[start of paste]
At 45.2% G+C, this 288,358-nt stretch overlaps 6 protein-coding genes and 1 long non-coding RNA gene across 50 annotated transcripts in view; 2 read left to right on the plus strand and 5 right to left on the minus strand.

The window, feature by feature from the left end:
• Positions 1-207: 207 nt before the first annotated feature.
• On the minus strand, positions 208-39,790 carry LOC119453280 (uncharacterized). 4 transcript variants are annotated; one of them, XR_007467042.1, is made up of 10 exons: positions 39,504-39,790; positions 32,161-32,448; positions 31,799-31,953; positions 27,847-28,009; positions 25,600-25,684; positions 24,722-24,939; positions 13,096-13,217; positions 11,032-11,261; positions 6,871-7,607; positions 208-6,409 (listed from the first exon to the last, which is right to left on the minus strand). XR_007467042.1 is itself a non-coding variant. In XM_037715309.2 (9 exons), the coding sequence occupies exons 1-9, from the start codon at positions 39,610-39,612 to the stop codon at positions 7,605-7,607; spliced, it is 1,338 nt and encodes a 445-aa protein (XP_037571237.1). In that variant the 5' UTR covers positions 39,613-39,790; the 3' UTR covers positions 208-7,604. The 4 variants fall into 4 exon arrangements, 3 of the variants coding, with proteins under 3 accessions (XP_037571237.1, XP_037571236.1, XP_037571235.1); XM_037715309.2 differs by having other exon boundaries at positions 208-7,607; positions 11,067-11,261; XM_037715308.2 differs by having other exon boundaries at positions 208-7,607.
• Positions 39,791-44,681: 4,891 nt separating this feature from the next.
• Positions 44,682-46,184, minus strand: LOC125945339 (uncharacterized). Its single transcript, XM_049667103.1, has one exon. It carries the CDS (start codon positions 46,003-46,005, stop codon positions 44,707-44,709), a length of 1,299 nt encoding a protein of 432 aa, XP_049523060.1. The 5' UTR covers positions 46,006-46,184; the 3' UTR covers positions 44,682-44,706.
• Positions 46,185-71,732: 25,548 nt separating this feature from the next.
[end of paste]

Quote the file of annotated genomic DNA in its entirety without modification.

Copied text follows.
At 45.2% G+C, this 288,358-nt stretch overlaps 6 protein-coding genes and 1 long non-coding RNA gene across 50 annotated transcripts in view; 2 read left to right on the plus strand and 5 right to left on the minus strand.

The window, feature by feature from the left end:
• Positions 1-207: 207 nt before the first annotated feature.
• On the minus strand, positions 208-39,790 carry LOC119453280 (uncharacterized). 4 transcript variants are annotated; one of them, XR_007467042.1, is made up of 10 exons: positions 39,504-39,790; positions 32,161-32,448; positions 31,799-31,953; positions 27,847-28,009; positions 25,600-25,684; positions 24,722-24,939; positions 13,096-13,217; positions 11,032-11,261; positions 6,871-7,607; positions 208-6,409 (listed from the first exon to the last, which is right to left on the minus strand). XR_007467042.1 is itself a non-coding variant. In XM_037715309.2 (9 exons), the coding sequence occupies exons 1-9, from the start codon at positions 39,610-39,612 to the stop codon at positions 7,605-7,607; spliced, it is 1,338 nt and encodes a 445-aa protein (XP_037571237.1). In that variant the 5' UTR covers positions 39,613-39,790; the 3' UTR covers positions 208-7,604. The 4 variants fall into 4 exon arrangements, 3 of the variants coding, with proteins under 3 accessions (XP_037571237.1, XP_037571236.1, XP_037571235.1); XM_037715309.2 differs by having other exon boundaries at positions 208-7,607; positions 11,067-11,261; XM_037715308.2 differs by having other exon boundaries at positions 208-7,607.
• Positions 39,791-44,681: 4,891 nt separating this feature from the next.
• Positions 44,682-46,184, minus strand: LOC125945339 (uncharacterized). Its single transcript, XM_049667103.1, has one exon. It carries the CDS (start codon positions 46,003-46,005, stop codon positions 44,707-44,709), a length of 1,299 nt encoding a protein of 432 aa, XP_049523060.1. The 5' UTR covers positions 46,006-46,184; the 3' UTR covers positions 44,682-44,706.
• Positions 46,185-71,732: 25,548 nt separating this feature from the next.